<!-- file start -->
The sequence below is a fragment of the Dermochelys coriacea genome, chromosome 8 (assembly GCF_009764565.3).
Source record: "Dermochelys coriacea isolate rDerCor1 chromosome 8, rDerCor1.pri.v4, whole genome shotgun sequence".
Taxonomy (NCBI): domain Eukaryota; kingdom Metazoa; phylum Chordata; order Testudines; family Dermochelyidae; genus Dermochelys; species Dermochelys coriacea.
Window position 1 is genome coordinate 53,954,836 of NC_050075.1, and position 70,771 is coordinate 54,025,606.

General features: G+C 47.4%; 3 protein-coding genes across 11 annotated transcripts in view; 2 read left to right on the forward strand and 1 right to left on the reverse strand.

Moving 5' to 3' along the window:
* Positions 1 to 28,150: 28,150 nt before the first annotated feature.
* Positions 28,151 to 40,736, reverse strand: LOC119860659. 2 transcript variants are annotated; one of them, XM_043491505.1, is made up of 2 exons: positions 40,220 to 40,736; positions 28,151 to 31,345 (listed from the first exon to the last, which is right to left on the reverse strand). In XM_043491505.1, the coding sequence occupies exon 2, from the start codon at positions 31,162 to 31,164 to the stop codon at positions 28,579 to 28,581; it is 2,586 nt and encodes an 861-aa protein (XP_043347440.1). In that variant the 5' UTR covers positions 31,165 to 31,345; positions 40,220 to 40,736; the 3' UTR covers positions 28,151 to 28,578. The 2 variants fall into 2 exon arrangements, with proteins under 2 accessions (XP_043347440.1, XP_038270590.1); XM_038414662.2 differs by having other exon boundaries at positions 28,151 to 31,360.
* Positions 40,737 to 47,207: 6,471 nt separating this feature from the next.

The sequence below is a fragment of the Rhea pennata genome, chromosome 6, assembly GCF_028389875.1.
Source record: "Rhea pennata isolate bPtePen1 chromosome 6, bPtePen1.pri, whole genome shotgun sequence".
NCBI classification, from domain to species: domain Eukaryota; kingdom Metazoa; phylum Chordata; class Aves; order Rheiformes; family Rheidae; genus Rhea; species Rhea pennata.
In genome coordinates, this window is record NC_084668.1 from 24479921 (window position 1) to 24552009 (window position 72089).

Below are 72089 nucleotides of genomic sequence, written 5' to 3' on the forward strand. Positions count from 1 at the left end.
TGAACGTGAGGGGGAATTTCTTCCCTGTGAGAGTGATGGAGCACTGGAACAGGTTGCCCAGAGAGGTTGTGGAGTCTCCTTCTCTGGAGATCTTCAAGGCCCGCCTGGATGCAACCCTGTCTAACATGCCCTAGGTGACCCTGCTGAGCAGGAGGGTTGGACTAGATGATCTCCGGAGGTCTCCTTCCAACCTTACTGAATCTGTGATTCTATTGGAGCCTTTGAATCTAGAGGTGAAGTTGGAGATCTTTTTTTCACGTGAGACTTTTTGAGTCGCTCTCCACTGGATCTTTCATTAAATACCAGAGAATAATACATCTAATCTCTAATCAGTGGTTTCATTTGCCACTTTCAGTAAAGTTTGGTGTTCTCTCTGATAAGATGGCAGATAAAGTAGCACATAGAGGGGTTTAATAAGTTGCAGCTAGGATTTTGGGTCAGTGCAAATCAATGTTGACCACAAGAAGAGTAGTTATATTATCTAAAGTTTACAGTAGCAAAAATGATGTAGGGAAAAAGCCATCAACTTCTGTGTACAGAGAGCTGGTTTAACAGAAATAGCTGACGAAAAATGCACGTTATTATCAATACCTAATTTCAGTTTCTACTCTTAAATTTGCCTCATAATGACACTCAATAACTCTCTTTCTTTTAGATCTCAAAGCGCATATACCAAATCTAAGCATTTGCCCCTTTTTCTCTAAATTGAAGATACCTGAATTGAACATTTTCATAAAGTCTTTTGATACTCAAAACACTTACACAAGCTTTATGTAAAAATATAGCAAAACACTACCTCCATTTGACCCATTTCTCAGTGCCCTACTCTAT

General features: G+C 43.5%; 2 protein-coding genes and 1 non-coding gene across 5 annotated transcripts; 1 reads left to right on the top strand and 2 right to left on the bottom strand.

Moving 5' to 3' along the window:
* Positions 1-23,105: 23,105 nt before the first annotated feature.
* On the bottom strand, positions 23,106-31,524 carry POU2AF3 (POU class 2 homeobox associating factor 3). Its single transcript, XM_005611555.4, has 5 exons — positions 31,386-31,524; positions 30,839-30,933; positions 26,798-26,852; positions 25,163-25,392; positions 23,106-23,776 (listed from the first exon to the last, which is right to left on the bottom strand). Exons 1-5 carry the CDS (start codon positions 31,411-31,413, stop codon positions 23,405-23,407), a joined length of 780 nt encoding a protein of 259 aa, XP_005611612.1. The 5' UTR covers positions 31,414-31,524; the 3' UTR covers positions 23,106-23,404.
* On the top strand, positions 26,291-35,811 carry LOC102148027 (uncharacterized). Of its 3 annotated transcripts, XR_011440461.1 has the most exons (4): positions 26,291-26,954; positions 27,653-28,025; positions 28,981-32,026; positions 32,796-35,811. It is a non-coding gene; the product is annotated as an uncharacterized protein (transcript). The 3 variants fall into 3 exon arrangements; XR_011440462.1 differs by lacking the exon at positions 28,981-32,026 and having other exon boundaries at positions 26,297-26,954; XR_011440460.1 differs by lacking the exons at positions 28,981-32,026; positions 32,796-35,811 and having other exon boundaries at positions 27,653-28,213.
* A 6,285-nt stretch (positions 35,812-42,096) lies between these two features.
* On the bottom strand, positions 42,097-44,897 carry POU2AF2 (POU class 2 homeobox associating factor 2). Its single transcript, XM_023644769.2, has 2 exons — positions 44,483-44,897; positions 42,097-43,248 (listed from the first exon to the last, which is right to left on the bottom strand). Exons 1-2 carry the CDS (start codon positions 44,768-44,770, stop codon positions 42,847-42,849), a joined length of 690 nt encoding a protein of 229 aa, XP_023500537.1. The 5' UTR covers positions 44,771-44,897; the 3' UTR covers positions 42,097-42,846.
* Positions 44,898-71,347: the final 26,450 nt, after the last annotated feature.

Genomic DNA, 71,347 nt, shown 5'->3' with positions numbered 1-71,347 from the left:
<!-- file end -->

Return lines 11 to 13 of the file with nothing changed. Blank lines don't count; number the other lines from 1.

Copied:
Source record: "Rhea pennata isolate bPtePen1 chromosome 6, bPtePen1.pri, whole genome shotgun sequence".
NCBI classification, from domain to species: domain Eukaryota; kingdom Metazoa; phylum Chordata; class Aves; order Rheiformes; family Rheidae; genus Rhea; species Rhea pennata.
In genome coordinates, this window is record NC_084668.1 from 24479921 (window position 1) to 24552009 (window position 72089).